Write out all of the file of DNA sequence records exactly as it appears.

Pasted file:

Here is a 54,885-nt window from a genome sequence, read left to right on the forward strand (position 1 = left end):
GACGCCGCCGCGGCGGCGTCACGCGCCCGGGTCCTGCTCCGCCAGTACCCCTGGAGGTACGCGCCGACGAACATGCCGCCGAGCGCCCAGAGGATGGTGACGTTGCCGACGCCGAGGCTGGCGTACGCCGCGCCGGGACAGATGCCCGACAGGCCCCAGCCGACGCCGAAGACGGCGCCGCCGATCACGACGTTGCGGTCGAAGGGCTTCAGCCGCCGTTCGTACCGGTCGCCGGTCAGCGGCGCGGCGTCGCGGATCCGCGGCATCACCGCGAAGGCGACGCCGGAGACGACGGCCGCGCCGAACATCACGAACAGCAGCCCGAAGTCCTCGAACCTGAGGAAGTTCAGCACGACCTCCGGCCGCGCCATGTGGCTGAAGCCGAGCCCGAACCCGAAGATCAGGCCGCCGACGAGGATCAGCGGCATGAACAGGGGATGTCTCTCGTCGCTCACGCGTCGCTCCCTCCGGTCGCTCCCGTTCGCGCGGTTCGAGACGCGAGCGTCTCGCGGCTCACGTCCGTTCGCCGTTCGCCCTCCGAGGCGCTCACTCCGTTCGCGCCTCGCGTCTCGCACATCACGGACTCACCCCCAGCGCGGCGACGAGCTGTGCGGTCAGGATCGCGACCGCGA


Here is a 54,885-nt window from a genome sequence, read left to right on the forward strand (position 1 = left end):
GACGCCGCCGCGGCGGCGTCACGCGCCCGGGTCCTGCTCCGCCAGTACCCCTGGAGGTACGCGCCGACGAACATGCCGCCGAGCGCCCAGAGGATGGTGACGTTGCCGACGCCGAGGCTGGCGTACGCCGCGCCGGGACAGATGCCCGACAGGCCCCAGCCGACGCCGAAGACGGCGCCGCCGATCACGACGTTGCGGTCGAAGGGCTTCAGCCGCCGTTCGTACCGGTCGCCGGTCAGCGGCGCGGCGTCGCGGATCCGCGGCATCACCGCGAAGGCGACGCCGGAGACGACGGCCGCGCCGAACATCACGAACAGCAGCCCGAAGTCCTCGAACCTGAGGAAGTTCAGCACGACCTCCGGCCGCGCCATGTGGCTGAAGCCGAGCCCGAACCCGAAGATCAGGCCGCCGACGAGGATCAGCGGCATGAACAGGGGATGTCTCTCGTCGCTCACGCGTCGCTCCCTCCGGTCGCTCCCGTTCGCGCGGTTCGAGACGCGAGCGTCTCGCGGCTCACGTCCGTTCGCCGTTCGCCCTCCGAGGCGCTCACTCCGTTCGCGCCTCGCGTCTCGCACATCACGGACTCACCCCCAGCGCGGCGACGAGCTGTGCGGTCAGGATCGCGACCGCGA